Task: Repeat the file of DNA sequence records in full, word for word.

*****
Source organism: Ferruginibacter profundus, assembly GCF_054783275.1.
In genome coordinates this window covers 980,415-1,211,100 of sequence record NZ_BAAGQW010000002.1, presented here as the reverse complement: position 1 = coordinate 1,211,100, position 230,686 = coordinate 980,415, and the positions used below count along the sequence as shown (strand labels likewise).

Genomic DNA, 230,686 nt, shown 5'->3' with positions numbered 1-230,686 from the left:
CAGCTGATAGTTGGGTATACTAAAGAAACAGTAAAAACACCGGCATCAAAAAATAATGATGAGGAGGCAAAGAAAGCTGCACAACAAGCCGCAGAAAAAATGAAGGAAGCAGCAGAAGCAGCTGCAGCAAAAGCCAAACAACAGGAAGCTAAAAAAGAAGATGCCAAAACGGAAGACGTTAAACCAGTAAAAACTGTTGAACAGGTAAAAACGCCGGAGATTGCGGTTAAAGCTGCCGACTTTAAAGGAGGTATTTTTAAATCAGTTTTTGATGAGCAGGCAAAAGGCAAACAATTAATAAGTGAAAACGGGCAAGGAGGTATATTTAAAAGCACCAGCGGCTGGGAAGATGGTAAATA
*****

Source organism: Ferruginibacter profundus, assembly GCF_054783275.1.
In genome coordinates this window covers 980,415-1,211,100 of sequence record NZ_BAAGQW010000002.1, presented here as the reverse complement: position 1 = coordinate 1,211,100, position 230,686 = coordinate 980,415, and the positions used below count along the sequence as shown (strand labels likewise).

Genomic DNA, 230,686 nt, shown 5'->3' with positions numbered 1-230,686 from the left:
CAGCTGATAGTTGGGTATACTAAAGAAACAGTAAAAACACCGGCATCAAAAAATAATGATGAGGAGGCAAAGAAAGCTGCACAACAAGCCGCAGAAAAAATGAAGGAAGCAGCAGAAGCAGCTGCAGCAAAAGCCAAACAACAGGAAGCTAAAAAAGAAGATGCCAAAACGGAAGACGTTAAACCAGTAAAAACTGTTGAACAGGTAAAAACGCCGGAGATTGCGGTTAAAGCTGCCGACTTTAAAGGAGGTATTTTTAAATCAGTTTTTGATGAGCAGGCAAAAGGCAAACAATTAATAAGTGAAAACGGGCAAGGAGGTATATTTAAAAGCACCAGCGGCTGGGAAGATGGTAAATA